With a reduced need to travel cars are no longer used, and even public transportation is greatly reduced. People have lived in large metropolitan areas for thousands of years without the need for cars or even horse travel.

    We treasure our space and because of the automobile, have spread out over an area many times larger than our urban ancestors lived. Buckminster Fuller designed a tetrahedron 200 story apartment building that he said would give people as much or more space than the average person now alive has available. He also said he could house the entire population of the world on the island of Manhattan.

    Interacting. I am not saying my visions are desirable to me, but what will be technologically possible. Your point is very well taken because one of the luxuries in the future will be face to face contact with real people. Virtual people, virtual experiences, virtual sex will be seductive and as addictive as crack cocaine is to us today. Unless psychological science and possibly religion act as a mitigating influence. The conflict between real and virtual interaction may become THE moral issue in 2150.

    We may have people decide to forgo procreation because of genetic scans have determined a higher incidence for illness. Or we may chose our mate and repoductive partner out of a higher understanding of our joint genetic makeup. Some people may just say, the heckwith the real thing. Like Paul Simon sang in Kodacrome, "nothing can beat my sweet imagination." I don't think the adult film industry will every want for eager consumers.
     
  7. JasenP

    JasenP Screenwriter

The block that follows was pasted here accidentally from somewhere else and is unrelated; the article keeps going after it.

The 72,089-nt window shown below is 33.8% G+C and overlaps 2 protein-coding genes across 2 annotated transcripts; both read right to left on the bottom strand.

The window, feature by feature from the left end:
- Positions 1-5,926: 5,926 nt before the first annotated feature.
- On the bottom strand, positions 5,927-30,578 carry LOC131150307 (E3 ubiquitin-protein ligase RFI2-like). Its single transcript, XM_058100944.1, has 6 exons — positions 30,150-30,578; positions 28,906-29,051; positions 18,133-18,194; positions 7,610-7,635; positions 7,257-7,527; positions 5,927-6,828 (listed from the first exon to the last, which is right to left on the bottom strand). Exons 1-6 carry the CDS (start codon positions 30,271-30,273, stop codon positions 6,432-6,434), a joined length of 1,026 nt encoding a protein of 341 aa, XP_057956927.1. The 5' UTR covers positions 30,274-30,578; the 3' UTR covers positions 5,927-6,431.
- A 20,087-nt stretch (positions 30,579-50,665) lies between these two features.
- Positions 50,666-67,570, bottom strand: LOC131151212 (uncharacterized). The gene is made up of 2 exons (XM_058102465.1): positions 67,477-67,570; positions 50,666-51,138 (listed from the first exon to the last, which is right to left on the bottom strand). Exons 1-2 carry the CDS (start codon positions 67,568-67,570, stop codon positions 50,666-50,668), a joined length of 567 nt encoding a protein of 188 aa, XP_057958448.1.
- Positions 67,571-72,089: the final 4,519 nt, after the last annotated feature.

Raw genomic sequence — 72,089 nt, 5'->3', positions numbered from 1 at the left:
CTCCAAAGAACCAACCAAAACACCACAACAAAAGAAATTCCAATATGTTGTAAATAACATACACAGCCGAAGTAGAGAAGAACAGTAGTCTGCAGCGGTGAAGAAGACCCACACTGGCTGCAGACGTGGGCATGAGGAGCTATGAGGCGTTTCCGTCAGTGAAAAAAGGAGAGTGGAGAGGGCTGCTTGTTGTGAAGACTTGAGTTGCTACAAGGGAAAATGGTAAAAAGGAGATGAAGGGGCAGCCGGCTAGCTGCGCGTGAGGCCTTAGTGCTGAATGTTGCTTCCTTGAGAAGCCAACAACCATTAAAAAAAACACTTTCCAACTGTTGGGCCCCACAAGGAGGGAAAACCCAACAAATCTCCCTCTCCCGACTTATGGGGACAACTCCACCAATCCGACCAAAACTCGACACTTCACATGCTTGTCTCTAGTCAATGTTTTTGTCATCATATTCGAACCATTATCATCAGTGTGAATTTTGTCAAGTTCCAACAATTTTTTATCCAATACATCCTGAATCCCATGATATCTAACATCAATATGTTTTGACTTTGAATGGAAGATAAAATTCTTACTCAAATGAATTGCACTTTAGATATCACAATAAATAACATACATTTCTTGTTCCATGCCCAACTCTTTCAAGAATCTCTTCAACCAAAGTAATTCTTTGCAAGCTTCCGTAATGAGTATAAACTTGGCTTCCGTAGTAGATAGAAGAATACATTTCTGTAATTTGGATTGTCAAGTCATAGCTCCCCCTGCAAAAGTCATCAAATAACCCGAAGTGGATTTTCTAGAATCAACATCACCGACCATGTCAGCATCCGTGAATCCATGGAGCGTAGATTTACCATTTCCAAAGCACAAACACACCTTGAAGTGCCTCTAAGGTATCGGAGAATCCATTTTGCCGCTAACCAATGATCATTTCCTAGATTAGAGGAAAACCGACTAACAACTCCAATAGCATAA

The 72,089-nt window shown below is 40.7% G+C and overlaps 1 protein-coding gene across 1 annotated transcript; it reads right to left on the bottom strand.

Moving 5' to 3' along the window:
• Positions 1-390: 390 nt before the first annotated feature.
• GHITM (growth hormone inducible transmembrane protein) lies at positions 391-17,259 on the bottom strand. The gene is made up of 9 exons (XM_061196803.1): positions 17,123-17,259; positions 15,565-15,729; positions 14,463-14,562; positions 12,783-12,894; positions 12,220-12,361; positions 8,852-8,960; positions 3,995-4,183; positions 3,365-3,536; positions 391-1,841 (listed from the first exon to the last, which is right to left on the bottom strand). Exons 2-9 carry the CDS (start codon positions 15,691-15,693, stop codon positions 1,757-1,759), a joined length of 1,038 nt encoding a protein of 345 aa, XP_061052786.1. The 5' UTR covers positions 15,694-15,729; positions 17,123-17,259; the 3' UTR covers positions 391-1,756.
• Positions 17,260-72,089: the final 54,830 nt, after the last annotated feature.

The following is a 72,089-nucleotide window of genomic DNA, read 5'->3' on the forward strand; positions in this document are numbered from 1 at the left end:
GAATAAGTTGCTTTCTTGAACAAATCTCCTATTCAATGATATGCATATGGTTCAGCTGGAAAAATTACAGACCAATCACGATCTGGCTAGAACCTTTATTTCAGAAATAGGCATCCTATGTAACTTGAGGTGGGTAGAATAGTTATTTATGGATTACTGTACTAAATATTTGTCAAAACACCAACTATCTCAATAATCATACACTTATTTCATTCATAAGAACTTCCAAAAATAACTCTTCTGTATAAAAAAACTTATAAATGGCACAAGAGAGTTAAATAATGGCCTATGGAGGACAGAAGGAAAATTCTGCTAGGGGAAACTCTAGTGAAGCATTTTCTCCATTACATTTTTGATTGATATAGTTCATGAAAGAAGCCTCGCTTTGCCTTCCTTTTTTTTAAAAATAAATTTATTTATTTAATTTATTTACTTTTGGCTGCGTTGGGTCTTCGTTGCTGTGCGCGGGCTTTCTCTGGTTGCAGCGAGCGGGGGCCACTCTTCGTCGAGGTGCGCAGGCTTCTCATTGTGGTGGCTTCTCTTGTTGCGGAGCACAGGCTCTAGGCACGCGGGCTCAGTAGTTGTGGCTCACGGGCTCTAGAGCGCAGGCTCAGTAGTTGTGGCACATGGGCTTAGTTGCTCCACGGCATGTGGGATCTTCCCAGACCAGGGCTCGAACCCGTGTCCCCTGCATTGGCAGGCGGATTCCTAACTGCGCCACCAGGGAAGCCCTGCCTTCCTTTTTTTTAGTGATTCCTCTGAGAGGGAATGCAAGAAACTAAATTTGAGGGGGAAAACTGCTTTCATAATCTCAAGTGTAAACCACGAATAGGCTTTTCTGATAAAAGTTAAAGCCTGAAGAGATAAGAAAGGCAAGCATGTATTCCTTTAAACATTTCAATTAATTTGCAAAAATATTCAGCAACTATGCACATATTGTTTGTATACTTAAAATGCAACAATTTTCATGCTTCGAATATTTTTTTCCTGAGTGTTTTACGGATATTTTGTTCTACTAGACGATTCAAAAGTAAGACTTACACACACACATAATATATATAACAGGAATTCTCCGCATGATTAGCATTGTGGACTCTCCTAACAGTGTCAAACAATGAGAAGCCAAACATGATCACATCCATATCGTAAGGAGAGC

Joined:
    Dec 21, 1999
    Messages:
    1,280
    Likes Received:
    0
    Trophy Points:
    0
    Location:
    Kalamazoo, MI
    Real Name:
    Jasen
    I don't care about any future technology except:

    1) Flying Cars

    2) Laser Pistols

    3) Jet Packs

    All of these were promised to us in the 1950's and dammit, I am getting impatient.

    Instead of flying cars, laser pistols, and jet packs we have Tang, Velcro, and plastics.

    Is anyone else upset?
     
  8. Julie K

    Julie K Screenwriter

    Joined:
    Dec 1, 2000
    Messages:
    1,962
    Likes Received:
    0
    Trophy Points:
    0
    I'm with you there Jasen. I want a flying car, laser pistol, and jet pack as well. Forget holodecks and a virtual world - flying cars, laser pistols, and jet packs are where it's at. We were supposed to have all that by 2000 and I'm damn upset.
     
  9. Bill Catherall

    Bill Catherall Screenwriter

    Joined:
    Aug 1, 1997
    Messages:
    1,560
    Likes Received:
    0
    Trophy Points:
    0
    Well, I could go on and argue with many of Ashley's predictions. Some of it seems very illogical to me, but hey, it's speculation, and fun speculation at that...so why bother.
    I predict in the very near future (5, 10 years?) that the US mints will no longer produce pennies and all prices will be rounded off to the nearest nickel. So save those pennies people. They'll be obsolete soon! [​IMG]
     
  10. Rob_J

    Rob_J Stunt Coordinator

    Joined:
    Aug 4, 2001
    Messages:
    136
    Likes Received:
    0
    Trophy Points:
    0
    I heard recently that the Canadian mint was thinking of getting rid of our $1 coin (the Loony). It doesn't bother me too much though, as I rarely pay for anything with actual money anymore. It's all direct payment (debit) or visa. I guess that would make another good prediction of future technology: no cash or credit cards, just a single means of identifying a person and charging to your account. Now that would be very handy! Never have to worry about losing your wallet again [​IMG]